Stonetown, Zanzibar, 18 October 2019 - Planners for Climate Action (P4CA), a cooperative initiative, convened by UN-Habitat, is comprised of associations of planning practitioners and planning educators, collectively representing tens of thousands of planners worldwide, as well as other partners active in this area. Planners for Climate Action’s mission is to catalyze and accelerate climate action through responsible and transformative urban and territorial planning practice, education and research. From 14 to 17 October, the first P4CA Climate Action Studio took place in Zanzibar, a small island at threat of the heavy impacts of climate change.
The Zanzibar archipelago is facing many threats of climate change – increased precipitations and floods in particular – and needs to address upcoming pressing challenges in growing urban areas. The current increase of informal settlements and rapid unmanaged urban sprawl are also major challenges for the islands, increasing its rapid carbon footprint and having to face multiple risks putting people and activities at threat. Dr. Muhammad Juma, Director of Urban and Rural Planning (DoURP) of the Government of Zanzibar, emphasized the ‘urgent need to train new planners in this crucial moment as climate change challenges are increasingly in the islands’. ‘We need to build capacity of the new generation of planners to handle critical issues linked to climate and rapid urban growth. New specific planning and design skills are required to bring back nature into cities and guide urban development’.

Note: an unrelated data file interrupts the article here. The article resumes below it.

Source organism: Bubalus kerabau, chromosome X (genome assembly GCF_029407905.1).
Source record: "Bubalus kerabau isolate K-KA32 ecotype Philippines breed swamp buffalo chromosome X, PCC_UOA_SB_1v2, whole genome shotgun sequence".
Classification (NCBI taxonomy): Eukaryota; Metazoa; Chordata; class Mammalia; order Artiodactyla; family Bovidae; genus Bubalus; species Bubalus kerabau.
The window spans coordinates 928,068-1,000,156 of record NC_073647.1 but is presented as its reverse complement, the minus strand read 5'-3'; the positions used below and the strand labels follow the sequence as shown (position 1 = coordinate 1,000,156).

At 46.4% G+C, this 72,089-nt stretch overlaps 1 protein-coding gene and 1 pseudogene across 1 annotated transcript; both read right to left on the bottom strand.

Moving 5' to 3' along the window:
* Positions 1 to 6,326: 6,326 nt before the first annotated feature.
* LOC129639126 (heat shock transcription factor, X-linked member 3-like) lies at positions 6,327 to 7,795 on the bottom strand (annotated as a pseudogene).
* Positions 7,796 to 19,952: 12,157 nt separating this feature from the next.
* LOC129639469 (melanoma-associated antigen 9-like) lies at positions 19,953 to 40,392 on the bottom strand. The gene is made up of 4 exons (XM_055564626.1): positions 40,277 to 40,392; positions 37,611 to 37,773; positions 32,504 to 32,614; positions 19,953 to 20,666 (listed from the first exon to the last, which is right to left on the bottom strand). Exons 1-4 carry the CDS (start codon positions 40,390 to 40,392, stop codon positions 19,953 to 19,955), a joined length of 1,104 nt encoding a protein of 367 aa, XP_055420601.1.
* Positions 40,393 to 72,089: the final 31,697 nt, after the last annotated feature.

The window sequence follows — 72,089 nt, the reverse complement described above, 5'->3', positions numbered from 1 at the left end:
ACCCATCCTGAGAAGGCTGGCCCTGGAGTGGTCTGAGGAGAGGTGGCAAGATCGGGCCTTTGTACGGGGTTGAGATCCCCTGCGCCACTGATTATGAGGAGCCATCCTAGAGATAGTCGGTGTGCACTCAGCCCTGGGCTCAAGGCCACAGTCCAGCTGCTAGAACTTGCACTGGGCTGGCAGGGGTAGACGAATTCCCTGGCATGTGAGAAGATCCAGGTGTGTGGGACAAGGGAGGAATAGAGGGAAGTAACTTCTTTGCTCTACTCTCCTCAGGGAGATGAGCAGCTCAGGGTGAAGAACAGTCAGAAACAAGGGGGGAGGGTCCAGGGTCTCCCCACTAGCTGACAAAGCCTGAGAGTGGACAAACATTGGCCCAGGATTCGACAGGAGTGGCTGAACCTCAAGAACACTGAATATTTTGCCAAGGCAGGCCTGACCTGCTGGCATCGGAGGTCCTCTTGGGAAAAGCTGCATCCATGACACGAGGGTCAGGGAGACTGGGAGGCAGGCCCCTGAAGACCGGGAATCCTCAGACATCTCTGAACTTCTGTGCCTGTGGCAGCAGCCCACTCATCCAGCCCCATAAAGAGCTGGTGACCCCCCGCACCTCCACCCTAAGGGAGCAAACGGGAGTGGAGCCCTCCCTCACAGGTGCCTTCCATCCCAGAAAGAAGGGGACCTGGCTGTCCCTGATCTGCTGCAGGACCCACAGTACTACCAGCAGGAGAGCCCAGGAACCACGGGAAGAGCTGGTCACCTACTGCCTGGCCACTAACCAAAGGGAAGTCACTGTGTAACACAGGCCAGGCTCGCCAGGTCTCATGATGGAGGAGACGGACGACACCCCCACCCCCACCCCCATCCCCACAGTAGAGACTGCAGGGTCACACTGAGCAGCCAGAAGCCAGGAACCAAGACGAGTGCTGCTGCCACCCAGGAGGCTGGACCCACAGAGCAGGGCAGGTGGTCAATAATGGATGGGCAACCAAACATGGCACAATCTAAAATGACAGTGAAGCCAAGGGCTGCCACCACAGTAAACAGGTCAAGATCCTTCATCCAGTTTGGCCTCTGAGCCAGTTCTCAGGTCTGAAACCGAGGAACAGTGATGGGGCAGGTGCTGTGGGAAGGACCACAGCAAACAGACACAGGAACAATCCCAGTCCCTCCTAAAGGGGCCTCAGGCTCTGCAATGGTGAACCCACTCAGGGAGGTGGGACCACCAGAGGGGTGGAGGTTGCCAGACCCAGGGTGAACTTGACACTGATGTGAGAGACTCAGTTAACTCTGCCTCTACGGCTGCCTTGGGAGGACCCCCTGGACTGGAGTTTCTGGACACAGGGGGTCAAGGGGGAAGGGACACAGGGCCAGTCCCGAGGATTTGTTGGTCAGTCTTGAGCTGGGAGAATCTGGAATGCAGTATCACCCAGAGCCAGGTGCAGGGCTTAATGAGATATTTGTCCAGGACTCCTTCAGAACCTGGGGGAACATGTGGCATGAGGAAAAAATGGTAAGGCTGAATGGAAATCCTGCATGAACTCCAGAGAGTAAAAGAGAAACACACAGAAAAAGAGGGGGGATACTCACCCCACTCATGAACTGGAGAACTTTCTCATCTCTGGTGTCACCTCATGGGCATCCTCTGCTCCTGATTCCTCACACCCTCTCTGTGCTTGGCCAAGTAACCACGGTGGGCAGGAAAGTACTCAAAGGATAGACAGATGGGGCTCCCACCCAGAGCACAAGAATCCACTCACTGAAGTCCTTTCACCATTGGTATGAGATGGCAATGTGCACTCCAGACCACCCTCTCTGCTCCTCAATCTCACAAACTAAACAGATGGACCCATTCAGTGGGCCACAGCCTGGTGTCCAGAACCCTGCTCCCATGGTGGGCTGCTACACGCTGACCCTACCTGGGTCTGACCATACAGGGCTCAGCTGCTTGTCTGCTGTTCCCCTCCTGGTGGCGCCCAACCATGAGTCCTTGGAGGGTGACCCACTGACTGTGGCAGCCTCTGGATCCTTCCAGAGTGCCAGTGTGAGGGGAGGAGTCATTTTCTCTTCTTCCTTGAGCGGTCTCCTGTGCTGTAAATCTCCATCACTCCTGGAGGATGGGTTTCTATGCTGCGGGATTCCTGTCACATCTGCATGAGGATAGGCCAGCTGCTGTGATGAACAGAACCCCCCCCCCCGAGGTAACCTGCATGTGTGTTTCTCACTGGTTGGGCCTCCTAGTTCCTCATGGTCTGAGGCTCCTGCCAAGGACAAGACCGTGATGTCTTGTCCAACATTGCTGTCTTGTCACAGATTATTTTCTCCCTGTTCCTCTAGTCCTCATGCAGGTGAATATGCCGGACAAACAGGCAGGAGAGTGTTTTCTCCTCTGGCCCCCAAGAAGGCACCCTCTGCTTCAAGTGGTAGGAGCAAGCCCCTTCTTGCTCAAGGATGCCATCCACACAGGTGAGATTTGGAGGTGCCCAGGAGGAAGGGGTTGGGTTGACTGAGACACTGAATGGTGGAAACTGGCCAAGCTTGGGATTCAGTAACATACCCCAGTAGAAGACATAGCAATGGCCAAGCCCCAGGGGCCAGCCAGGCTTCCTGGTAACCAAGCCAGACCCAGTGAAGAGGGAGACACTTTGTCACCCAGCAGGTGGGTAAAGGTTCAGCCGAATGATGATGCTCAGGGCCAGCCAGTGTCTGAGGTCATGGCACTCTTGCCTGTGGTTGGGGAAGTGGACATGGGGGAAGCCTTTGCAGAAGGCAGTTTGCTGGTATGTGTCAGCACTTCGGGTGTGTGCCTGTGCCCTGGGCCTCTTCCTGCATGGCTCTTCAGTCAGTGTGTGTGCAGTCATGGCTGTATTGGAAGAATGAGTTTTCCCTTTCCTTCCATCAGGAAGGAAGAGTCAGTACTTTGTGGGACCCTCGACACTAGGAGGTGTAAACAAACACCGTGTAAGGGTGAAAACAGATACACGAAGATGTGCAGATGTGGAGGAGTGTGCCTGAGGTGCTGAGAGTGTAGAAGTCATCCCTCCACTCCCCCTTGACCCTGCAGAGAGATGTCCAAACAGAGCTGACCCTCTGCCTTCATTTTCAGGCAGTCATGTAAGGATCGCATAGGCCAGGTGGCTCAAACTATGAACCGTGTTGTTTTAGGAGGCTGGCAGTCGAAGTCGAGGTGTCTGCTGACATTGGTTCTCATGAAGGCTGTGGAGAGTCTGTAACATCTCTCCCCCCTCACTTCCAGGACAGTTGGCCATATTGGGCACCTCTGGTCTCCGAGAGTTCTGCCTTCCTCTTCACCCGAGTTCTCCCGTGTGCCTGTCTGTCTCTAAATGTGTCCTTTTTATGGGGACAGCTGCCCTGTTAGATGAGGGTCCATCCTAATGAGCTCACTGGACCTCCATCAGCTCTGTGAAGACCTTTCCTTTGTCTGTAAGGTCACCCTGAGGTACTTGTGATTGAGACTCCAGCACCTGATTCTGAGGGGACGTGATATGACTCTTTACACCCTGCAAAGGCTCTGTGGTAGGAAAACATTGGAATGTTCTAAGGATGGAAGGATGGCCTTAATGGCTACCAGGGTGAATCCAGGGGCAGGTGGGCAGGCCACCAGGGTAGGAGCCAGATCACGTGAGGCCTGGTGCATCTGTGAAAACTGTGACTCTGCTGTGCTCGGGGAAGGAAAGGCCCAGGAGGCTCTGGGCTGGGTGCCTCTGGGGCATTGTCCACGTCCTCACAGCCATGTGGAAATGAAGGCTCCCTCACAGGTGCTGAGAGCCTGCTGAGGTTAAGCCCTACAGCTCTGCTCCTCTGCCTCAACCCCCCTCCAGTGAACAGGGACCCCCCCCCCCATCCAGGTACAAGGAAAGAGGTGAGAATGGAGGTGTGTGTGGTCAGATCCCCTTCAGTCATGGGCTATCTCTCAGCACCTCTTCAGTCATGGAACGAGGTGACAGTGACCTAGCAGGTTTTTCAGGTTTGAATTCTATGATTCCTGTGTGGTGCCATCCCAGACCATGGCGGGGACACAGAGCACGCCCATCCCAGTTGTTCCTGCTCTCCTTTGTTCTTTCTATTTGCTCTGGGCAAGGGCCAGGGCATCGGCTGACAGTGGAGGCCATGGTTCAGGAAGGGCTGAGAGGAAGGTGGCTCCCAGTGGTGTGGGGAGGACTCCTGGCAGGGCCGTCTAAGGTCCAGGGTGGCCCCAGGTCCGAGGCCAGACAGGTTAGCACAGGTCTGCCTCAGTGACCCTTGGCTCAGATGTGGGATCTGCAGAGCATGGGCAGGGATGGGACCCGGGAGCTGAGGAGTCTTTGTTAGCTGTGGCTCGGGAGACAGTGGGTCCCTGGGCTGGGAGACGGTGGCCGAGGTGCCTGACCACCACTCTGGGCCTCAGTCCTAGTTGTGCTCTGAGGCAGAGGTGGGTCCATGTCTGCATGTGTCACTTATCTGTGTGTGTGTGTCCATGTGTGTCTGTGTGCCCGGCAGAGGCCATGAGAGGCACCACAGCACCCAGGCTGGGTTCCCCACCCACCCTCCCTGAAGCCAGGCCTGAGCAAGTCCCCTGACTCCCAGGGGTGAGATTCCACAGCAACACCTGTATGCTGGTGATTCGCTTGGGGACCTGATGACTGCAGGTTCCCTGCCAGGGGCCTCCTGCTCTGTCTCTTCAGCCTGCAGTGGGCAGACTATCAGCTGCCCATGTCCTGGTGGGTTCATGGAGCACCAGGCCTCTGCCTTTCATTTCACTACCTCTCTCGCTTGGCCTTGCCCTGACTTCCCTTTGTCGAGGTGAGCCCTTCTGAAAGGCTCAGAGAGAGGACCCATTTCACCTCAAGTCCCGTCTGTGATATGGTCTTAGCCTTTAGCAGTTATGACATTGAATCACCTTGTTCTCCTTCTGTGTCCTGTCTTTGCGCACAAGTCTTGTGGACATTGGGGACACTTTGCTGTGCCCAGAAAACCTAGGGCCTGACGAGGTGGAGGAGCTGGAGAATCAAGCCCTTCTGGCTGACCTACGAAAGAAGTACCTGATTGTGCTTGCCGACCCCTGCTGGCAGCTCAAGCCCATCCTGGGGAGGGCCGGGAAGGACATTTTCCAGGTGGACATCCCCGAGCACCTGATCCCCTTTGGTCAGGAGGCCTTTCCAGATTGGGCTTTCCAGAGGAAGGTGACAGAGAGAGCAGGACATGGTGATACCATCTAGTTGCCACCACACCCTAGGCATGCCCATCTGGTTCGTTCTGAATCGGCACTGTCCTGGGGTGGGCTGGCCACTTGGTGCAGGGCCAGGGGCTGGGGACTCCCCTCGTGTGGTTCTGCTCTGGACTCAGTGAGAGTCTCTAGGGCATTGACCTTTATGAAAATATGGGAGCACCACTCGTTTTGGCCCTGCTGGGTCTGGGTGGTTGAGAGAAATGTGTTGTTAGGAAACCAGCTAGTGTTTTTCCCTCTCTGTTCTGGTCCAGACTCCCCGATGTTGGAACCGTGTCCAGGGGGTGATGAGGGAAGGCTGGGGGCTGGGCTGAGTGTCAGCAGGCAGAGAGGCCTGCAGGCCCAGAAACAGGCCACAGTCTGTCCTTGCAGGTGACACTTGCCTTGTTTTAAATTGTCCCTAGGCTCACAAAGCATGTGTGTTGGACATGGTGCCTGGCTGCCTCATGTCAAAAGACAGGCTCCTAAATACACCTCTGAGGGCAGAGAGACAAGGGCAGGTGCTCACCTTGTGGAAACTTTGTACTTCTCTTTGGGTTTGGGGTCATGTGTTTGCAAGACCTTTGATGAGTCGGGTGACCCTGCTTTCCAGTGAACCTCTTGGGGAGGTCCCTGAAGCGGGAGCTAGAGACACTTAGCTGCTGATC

This P4CA Climate Action Studio had for objectives the assessment of critical climate change challenges and advising the Department of Urban and Rural Planning (DoURP) of the Government of Zanzibar on low-emission and adaptation needs and approaches. It was also meant to provide training sessions to planners in order to increase their capacity to address climate change challenges through adaptation and mitigation planning processes using adequate tools. Finally, the studio was meant to identify catalytic urban interventions that can increase adaptation and mitigation in the island.
The studio was an opportunity to promote the use of natural systems into planning and design of future areas of Zanzibar. To that end the Studio introduced the blue-green networks planning and design approach based on water and nature elements, green technologies, low-carbon and climate-resilient infrastructure.
Urban planners from different backgrounds were part of the team: the global urban planning firm Arcadis, the global association of planners ISOCARP, the CityLab Dar es Salaam (Ardhi University, Tanzania), as well as the UN-Habitat’s Urban Planning LAB and Climate Change Planning Unit.
This diversity allowed a very rich exchange of ideas, approaches and good practices during the three-day studio through presentations of solutions and approaches to tackle climate change, run by UN-Habitat, ISOCARP and Arcadis, and an immersive site visit for strategic city wide planning of the town of Mahonda, located 25 km north of Stone Town. This was followed by a strategic planning session that enabled the identification of catalytic projects such as urban regeneration, neighborhood gridding, green networks.
The intention is to apply the P4CA Studio approach in other contexts requiring urgent climate action. This first Studio has been an experiment that P4CA members would like to replicate in other countries and cities around the world. By articulating capacity-building and practice in particular locations, the P4CA Studios have the potential to help guiding planners address new pressing climate change issues. They can also demonstrate the power of urban planning practice in supporting effective climate action by national governments and local authorities.